Grammar and information : a study of Turkish indefinites

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2010
Özge, Umut
Turkish, along with many other languages, marks its direct objects in two distinct ways: overt accusative marking (Acc) versus no marking (∅). The research on the grammar and interpretation of Turkish indefinite descriptions has focused on the effects of this distinc- tion in case-marking on the interpretation of indefinite noun phrases. The overt accusative marker has been associated with discourse-linking (Nilsson 1985; Enç 1991; Zidani-Eroğlu 1997), specificity (von Heusinger 2002; von Heusinger and Kornfilt 2005), presuppositionality (Kennelly 1997; Kelepir 2001), individuation/particularization (Nilsson 1985; Taylan and Zimmer 1994; Bolgün 2005; Kılıçaslan 2006), and totality/delimitedness (Nilsson 1985; Nakipoğlu 2009). The common denominator of these proposals is that each draws a direct correlation between the accusative marker and a semantic or pragmatic category. The thesis argues that such direct associations are either too specific to receive full empirical support, or are too general to possess significant explanatory force. Instead, the thesis tries to come up with an account where the contribution of the accusative marker is minimized to create room for extra-grammatical resources to play explanatory roles. On the empirical side, we review and provide Turkish data that do not conform to the anal- yses of the accusative case as a specificity marker or as an existential presupposition trigger. The cases problematic for these proposals come from the interaction of accusative marked indefinites with various intensional operators. In an excursion to a closely related domain, we provide data and argumentation that challenge the tenability of a purely grammatically determined pattern of “neutral” intonation. Our discussion reveals that some information-theoretic concerns are effective in determining the “neutral” intonation of an utterance. We use these observations in clarifying the discourse-linking function attributed to the accusative marker. On the theoretical side, we search for a grammatical basis which not only gives rise to the interpretive effects attributed to the accusative marker, but also explains why certain types of noun phrases obligatorily receive the accusative marker in Turkish. On the basis of data from coordinating conjunctions, we argue that a “semantic incorporation” account that construes the difference between overt Acc versus ∅-marking as a type difference is not adequate in explaining the relevant Turkish facts. Instead, we propose to base the difference between Acc-marking versus ∅-marking on the distinction between properties and kinds. We take ∅-marked indefinites as existential quantifiers over instances of kinds that are licensed under string adjacency. We treat Acc-marked indefinites as referential objects based on contextually restricted properties, which are modeled as generalized Skolem terms (Steedman 2010). We show how the proposed distinction captures the empirical facts reviewed in the thesis.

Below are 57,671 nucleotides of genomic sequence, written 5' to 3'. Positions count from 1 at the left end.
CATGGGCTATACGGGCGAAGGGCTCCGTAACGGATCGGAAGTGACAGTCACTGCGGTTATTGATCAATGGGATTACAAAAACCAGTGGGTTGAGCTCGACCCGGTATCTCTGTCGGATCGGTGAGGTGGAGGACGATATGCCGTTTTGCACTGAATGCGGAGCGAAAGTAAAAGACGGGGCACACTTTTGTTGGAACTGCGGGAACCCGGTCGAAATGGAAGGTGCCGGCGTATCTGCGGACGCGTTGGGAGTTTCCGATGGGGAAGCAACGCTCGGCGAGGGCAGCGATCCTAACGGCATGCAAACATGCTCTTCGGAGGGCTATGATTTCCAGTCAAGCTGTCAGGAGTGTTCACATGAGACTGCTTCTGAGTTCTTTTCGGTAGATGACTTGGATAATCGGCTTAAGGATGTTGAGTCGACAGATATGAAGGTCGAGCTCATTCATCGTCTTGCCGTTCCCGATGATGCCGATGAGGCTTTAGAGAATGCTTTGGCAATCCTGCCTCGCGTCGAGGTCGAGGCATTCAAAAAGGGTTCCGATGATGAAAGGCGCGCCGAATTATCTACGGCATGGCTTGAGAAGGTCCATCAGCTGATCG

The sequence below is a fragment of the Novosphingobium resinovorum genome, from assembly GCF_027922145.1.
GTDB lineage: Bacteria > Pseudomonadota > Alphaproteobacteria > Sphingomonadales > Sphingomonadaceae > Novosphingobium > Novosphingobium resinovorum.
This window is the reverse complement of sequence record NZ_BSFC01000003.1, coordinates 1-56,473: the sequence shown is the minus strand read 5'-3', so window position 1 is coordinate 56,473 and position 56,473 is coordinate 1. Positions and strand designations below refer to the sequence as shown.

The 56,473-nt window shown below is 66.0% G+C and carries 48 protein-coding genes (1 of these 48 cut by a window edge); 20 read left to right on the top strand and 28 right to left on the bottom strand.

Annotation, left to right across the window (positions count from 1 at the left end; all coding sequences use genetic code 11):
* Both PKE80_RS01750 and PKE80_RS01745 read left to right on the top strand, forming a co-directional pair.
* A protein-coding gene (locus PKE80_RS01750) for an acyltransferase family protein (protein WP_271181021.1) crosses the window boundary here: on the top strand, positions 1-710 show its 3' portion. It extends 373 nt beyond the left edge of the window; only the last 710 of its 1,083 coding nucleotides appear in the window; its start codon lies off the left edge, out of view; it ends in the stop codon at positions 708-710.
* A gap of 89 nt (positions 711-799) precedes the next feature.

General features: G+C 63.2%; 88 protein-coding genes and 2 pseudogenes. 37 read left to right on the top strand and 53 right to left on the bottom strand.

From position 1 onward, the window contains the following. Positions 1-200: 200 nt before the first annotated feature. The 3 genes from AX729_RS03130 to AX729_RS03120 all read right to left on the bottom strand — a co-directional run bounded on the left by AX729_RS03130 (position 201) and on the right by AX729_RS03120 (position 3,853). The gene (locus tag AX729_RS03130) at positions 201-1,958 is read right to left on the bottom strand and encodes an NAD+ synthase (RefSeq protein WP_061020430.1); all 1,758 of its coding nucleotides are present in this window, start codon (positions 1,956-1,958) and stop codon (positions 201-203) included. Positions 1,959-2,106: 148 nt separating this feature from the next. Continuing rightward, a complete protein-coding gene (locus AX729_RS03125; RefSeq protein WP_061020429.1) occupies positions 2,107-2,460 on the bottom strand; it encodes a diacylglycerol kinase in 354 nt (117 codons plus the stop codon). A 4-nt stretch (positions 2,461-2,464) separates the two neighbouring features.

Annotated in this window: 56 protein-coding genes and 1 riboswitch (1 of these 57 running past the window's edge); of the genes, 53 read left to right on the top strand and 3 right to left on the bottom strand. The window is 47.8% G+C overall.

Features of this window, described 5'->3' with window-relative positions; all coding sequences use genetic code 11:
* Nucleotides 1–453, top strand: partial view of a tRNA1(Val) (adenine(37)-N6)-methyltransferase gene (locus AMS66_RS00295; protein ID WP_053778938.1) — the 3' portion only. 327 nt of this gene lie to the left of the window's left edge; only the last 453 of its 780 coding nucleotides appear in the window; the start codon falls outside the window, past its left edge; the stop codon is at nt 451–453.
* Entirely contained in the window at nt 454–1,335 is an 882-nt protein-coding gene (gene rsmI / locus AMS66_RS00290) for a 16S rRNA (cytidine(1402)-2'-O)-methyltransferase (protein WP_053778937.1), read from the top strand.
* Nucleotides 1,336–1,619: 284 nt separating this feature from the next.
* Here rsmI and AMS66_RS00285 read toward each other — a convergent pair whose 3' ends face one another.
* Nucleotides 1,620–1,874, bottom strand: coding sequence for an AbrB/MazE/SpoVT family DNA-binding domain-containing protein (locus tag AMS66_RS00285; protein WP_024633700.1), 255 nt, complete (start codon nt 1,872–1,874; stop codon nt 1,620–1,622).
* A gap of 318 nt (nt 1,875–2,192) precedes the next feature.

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Citation Formats
U. Özge, “Grammar and information : a study of Turkish indefinites,” Ph.D. - Doctoral Program, Middle East Technical University, 2010.